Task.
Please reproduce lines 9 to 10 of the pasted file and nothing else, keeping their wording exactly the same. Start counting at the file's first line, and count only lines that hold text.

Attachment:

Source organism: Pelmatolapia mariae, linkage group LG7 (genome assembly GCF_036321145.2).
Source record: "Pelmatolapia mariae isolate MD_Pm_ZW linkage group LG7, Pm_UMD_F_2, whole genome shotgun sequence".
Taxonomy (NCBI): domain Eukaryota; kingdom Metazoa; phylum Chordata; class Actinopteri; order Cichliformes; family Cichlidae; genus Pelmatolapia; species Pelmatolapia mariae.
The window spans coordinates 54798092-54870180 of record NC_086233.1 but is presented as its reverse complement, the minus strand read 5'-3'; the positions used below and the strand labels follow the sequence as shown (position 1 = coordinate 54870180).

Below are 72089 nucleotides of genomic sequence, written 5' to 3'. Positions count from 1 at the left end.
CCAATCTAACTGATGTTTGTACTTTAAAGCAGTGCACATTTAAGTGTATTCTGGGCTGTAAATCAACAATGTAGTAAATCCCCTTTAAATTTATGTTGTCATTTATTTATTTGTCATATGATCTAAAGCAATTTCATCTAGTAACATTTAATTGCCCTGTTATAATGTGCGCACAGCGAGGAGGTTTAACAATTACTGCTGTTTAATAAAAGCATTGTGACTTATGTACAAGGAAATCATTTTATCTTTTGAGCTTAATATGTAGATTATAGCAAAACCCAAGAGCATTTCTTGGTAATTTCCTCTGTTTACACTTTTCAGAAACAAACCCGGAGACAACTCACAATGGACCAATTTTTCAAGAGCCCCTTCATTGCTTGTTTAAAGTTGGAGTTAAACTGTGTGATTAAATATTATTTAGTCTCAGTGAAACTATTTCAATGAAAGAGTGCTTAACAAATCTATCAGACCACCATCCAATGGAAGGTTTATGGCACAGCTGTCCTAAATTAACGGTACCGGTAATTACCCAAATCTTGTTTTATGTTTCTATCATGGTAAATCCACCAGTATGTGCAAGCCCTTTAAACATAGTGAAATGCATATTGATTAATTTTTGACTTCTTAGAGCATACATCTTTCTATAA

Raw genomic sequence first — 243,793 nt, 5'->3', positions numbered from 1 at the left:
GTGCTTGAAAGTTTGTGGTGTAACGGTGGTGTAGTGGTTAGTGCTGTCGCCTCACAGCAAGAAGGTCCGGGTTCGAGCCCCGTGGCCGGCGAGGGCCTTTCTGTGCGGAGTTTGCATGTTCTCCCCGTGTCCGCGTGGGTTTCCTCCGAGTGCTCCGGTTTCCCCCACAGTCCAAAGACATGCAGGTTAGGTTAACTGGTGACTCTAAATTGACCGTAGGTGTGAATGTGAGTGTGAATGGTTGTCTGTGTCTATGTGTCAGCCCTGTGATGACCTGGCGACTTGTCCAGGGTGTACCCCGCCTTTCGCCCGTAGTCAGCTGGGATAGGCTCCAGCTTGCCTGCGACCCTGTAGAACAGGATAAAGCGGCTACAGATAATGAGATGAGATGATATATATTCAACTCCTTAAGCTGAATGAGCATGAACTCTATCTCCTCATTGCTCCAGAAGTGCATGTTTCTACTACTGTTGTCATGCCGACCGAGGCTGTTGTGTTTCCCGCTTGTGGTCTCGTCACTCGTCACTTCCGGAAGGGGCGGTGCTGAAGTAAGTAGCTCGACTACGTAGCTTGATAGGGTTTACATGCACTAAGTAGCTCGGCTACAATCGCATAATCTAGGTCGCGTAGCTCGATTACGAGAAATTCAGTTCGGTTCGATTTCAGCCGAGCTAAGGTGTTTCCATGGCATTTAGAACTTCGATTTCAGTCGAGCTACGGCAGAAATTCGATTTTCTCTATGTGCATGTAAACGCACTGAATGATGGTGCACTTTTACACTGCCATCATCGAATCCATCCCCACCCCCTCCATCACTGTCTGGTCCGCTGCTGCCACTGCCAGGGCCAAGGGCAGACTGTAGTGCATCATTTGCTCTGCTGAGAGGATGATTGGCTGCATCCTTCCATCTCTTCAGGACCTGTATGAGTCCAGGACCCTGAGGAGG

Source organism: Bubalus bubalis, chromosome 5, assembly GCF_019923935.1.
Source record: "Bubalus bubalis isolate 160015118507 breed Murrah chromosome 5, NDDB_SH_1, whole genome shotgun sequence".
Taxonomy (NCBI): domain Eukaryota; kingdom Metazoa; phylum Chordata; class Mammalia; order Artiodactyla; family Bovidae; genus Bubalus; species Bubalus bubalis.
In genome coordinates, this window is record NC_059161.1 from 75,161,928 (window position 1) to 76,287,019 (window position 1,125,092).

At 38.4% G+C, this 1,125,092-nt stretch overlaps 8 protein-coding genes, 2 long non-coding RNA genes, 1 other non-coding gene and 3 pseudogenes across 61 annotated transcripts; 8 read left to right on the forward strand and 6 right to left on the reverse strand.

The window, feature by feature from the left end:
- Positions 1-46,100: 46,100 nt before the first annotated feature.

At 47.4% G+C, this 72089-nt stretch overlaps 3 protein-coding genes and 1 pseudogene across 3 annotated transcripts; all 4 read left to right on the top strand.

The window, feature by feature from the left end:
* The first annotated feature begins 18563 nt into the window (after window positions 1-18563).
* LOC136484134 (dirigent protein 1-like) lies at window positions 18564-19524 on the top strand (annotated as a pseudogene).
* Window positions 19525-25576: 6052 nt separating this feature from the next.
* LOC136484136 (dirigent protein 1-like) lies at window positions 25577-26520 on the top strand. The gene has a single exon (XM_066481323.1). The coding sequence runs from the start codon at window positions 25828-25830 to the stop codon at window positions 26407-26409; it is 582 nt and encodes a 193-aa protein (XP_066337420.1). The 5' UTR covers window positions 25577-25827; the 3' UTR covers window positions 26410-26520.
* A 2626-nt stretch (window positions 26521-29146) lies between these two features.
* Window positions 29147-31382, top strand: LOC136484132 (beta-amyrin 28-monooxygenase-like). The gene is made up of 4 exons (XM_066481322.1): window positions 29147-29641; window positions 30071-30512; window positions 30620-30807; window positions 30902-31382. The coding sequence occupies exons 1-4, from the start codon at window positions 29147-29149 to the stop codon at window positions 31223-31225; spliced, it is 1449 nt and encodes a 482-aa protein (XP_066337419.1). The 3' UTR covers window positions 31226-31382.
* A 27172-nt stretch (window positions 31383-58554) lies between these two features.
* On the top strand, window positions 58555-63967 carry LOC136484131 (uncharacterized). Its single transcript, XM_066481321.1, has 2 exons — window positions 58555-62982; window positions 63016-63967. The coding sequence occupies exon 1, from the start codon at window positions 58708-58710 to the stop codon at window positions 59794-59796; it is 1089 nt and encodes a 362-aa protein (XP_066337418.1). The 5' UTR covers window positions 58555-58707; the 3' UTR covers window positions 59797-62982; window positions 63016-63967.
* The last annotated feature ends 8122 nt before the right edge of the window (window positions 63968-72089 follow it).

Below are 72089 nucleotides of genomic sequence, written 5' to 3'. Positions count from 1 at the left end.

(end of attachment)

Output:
Source organism: Bubalus bubalis, chromosome 5, assembly GCF_019923935.1.
Source record: "Bubalus bubalis isolate 160015118507 breed Murrah chromosome 5, NDDB_SH_1, whole genome shotgun sequence".